This post will highlight one material from each of the five main areas of the prepared learning environment that MCA provides in its 3-6 classrooms.  It will serve as an introductory guide to the Montessori curriculum and to the science behind the materials that your children encounter daily.

Practical Life

The Practical Life area of the classroom contains activities that are designed to improve fine motor skills through daily functions like spooning, pouring, and hand washing.  Dr. Montessori believed that learning how to carry out daily functions fostered independence, coordination, concentration, and confidence even among her youngest students.  At MCA, the youngest members of our family begin their Montessori journeys in the Practical Life area.

Parents and visitors alike are always amazed to see our students engaged in Food Preparation, using real cooking utensils, inviting friends to eat snack with them, and then cleaning up when they are finished.  Child-sized tools welcome students to the Practical Life area and provide greater opportunity for success in completing the activities.  Parents are delighted when the confidence and skills gained in this area transfers to home life and children participate in cooking, setting the table, and cleaning up with their families.

Preparing Snacks

Recently, during our Montessori Education Week celebrations, our students demonstrated their Practical Life skills for parents and visitors.  Using the ‘flower arranging’ materials, they made lovely decorations with fresh flowers for their classrooms to mark the 109th anniversary of Montessori education.  This task required planning, measuring, careful handling of the flowers, and resulted in making our classrooms bright and cheery.  It was a popular Practical Life activity!


The Sensorial area of the classroom contains materials designed to develop sensory perception.  The most basic materials, designed for the youngest students in the classroom, may force the isolation of the senses.  For example, Color Tablets focus on the visual sense and Sound Boxes focus on the auditory sense.  As students grow and progress in this area, the activities become more complex and begin to prepare children for reading, writing, math, and logical thinking.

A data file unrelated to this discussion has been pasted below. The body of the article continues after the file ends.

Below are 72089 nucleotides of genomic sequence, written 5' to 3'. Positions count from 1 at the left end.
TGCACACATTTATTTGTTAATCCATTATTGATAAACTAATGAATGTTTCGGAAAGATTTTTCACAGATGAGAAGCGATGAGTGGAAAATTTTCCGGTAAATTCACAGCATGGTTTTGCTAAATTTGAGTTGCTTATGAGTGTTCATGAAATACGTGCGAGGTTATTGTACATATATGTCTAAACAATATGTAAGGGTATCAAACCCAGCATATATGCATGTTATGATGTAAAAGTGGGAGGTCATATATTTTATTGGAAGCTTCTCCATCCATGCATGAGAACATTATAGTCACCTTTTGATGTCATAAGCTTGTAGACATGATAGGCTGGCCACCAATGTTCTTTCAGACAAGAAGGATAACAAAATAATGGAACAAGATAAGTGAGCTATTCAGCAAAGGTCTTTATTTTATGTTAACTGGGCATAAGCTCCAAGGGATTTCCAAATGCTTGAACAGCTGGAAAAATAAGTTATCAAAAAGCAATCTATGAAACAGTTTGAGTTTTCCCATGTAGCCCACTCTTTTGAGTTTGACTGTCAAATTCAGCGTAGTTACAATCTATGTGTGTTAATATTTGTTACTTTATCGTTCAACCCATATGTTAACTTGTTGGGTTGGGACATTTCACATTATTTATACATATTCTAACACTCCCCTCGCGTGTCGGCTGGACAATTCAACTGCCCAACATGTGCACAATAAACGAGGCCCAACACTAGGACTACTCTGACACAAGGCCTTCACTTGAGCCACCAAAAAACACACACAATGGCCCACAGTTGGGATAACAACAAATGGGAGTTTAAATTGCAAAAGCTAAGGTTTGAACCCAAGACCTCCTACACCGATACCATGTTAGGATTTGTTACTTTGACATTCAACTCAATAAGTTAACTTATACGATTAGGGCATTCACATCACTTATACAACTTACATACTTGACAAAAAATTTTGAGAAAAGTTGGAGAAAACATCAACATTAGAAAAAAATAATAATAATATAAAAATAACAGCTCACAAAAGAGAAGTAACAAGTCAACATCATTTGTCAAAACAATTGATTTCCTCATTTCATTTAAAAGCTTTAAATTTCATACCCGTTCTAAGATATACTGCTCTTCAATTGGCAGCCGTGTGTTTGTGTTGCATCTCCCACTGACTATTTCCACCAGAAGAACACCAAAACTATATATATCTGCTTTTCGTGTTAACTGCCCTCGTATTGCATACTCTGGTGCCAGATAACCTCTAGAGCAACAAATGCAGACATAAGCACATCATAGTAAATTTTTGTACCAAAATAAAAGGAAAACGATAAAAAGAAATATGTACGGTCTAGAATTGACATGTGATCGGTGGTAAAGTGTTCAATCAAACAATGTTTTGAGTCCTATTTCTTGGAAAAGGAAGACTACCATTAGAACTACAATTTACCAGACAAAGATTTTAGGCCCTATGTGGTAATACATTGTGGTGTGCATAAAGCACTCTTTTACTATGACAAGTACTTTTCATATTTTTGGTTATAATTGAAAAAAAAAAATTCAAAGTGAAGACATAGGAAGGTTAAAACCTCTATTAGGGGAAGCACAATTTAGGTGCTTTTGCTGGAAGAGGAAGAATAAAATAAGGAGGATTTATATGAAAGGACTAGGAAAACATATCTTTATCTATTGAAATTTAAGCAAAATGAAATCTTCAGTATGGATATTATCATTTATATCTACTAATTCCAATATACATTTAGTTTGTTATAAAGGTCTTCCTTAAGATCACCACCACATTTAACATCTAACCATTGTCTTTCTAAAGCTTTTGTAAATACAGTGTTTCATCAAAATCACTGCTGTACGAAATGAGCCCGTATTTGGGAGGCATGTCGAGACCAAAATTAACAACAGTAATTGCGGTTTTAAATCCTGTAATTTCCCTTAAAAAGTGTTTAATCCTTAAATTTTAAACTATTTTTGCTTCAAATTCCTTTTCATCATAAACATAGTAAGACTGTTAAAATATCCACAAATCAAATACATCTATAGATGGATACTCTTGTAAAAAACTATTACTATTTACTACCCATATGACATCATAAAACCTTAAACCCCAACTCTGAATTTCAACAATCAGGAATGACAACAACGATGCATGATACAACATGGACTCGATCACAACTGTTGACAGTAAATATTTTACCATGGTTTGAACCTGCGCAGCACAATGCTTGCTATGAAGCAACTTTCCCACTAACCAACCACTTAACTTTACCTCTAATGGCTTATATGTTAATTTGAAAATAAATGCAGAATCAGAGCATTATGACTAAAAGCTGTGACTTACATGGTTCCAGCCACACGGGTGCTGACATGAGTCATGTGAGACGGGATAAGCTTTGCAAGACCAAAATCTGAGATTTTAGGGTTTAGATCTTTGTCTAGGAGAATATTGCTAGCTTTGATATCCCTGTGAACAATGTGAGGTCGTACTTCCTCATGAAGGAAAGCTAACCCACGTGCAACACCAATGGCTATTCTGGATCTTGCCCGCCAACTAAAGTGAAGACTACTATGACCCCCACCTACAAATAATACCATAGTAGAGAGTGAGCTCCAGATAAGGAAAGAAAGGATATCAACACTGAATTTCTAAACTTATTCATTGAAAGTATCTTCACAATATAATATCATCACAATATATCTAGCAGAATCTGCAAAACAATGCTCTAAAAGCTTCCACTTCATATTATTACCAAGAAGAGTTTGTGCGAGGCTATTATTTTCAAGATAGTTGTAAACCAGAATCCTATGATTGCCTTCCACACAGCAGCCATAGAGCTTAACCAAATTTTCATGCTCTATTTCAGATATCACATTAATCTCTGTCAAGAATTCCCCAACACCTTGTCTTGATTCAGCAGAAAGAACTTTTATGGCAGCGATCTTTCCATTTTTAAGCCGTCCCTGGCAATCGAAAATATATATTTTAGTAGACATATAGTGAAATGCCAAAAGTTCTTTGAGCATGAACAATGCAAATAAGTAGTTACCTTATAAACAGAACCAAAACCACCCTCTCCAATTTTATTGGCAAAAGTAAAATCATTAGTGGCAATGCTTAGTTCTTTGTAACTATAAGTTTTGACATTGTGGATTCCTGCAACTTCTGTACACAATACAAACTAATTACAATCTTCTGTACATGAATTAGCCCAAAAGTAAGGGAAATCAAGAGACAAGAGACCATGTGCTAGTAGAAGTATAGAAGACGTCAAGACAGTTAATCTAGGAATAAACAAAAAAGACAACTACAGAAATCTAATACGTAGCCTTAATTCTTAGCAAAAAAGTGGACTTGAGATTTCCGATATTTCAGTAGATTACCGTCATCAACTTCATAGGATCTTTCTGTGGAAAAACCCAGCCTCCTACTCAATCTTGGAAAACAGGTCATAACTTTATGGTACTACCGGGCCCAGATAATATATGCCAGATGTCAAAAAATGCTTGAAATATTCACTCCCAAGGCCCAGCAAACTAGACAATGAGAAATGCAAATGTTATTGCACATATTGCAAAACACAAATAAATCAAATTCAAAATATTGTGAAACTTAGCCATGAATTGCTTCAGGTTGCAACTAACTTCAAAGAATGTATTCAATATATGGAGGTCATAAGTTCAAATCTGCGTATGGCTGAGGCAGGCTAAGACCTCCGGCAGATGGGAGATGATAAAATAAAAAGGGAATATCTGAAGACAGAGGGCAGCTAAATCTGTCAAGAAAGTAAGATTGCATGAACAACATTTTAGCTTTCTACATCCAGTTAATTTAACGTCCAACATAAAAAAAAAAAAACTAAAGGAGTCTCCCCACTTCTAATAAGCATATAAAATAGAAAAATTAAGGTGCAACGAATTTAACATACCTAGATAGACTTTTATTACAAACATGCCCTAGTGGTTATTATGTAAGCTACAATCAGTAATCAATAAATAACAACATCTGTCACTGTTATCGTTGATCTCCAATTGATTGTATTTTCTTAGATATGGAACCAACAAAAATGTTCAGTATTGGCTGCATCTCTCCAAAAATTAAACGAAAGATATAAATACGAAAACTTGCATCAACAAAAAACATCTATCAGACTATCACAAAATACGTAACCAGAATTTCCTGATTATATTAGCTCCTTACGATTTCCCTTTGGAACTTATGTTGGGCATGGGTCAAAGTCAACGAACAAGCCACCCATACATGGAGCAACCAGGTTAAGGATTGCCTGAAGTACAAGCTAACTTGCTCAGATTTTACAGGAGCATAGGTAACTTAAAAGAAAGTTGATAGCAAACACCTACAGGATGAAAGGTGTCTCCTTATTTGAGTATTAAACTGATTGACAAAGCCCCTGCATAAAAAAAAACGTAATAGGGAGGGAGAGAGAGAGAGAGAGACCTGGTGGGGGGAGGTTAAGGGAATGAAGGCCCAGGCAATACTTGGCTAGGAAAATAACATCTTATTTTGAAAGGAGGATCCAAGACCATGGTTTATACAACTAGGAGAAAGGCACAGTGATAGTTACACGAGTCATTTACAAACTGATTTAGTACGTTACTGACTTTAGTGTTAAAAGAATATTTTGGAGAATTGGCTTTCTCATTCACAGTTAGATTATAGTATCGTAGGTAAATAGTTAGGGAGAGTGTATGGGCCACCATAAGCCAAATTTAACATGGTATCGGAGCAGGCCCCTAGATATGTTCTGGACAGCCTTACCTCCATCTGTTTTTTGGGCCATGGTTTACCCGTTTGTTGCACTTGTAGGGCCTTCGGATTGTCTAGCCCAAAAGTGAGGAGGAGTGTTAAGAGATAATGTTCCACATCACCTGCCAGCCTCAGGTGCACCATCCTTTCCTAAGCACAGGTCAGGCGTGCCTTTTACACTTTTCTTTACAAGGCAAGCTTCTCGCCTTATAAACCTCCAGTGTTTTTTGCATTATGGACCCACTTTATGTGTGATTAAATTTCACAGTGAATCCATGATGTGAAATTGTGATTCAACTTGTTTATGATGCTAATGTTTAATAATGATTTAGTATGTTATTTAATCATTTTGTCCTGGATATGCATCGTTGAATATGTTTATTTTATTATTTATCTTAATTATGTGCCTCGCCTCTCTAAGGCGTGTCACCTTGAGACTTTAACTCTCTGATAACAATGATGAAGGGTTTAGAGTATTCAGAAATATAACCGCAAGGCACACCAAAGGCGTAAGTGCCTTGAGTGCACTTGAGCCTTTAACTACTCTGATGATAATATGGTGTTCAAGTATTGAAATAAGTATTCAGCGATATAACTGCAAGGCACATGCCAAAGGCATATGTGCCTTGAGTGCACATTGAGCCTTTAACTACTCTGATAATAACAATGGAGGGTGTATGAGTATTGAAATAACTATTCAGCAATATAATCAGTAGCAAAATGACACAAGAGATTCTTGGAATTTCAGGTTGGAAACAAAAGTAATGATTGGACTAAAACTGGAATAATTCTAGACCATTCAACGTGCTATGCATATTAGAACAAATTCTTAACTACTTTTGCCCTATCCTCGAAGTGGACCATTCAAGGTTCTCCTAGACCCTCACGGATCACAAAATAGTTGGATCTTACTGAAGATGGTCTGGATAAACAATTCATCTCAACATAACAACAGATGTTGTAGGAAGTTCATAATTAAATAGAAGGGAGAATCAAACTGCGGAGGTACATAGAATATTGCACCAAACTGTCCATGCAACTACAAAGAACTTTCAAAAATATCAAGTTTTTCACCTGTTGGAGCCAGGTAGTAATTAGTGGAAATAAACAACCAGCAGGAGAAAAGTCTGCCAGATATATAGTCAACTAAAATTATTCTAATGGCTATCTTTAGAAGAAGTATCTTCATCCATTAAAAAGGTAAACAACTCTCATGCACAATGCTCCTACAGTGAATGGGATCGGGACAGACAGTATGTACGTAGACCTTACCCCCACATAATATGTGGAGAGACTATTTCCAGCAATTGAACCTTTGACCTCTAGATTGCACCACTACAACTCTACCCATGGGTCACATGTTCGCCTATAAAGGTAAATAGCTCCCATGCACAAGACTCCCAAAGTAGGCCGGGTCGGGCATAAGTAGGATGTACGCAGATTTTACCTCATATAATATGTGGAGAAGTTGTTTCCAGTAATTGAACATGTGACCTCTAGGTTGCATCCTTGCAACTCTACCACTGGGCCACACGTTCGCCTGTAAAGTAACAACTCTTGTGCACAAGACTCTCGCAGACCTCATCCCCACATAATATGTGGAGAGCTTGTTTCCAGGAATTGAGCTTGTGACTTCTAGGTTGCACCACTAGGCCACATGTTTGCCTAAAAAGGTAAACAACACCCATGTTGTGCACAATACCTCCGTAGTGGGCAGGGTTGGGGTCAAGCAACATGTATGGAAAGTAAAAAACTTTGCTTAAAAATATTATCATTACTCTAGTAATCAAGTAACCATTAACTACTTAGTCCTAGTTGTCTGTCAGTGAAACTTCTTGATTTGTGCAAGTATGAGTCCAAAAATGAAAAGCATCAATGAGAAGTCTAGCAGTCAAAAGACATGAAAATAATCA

Pink Tower

The Pink Tower is perhaps the most famous Montessori material.  The Pink Tower is more than blocks; the ten cubes are classified in size from one centimeter cubed to ten centimeters cubed.  A child is able to visually and physically differentiate between large and small as he or she carries one cube at a time from the shelf to the workspace to construct the tower.  This pattern of movement forces the child to be aware of the surroundings, to control the body, and to concentrate on the task.  Over time, understanding of the ten size classifications of the cubes will help prepare the child’s mind for math.


Although our classrooms have a specific Language area, language lessons are not restricted to just one part of the classroom.  Students practice their spoken language and vocabulary skills through conversation with their teachers and classmates, by singing songs, and when engaged in reading or listening to stories at circle times.  Like the Sensorial area, the materials in the Language area of the classroom gradually become more advanced, and the children’s language skills progress into independent reading and writing exercises.

Sandpaper Letters

Sandpaper Letters help with both verbal and written language skills.  Consonants (pink cards) and vowels (blue cards) are introduced to students by their sounds to teach recognition of the letter.  The focus is on the sound the letter makes rather than the name of the letter. This allows for greater ease and understanding when moving from sound identification to reading words and later, sentences and entire books.  After the sound of the letter is presented, students are instructed to trace the letters with their middle and index fingers – the fingers they will later use to hold a pencil.  Again, as we have seen with so many Montessori materials, this provides the foundation for future skills.  Sandpaper Letters may be used in a variety of other activities, like forming patterns and complementing sound games.  Students will move on to the Moveable Alphabet to make words and sentences once they have mastered recognition of letter sounds using the Sandpaper Letters.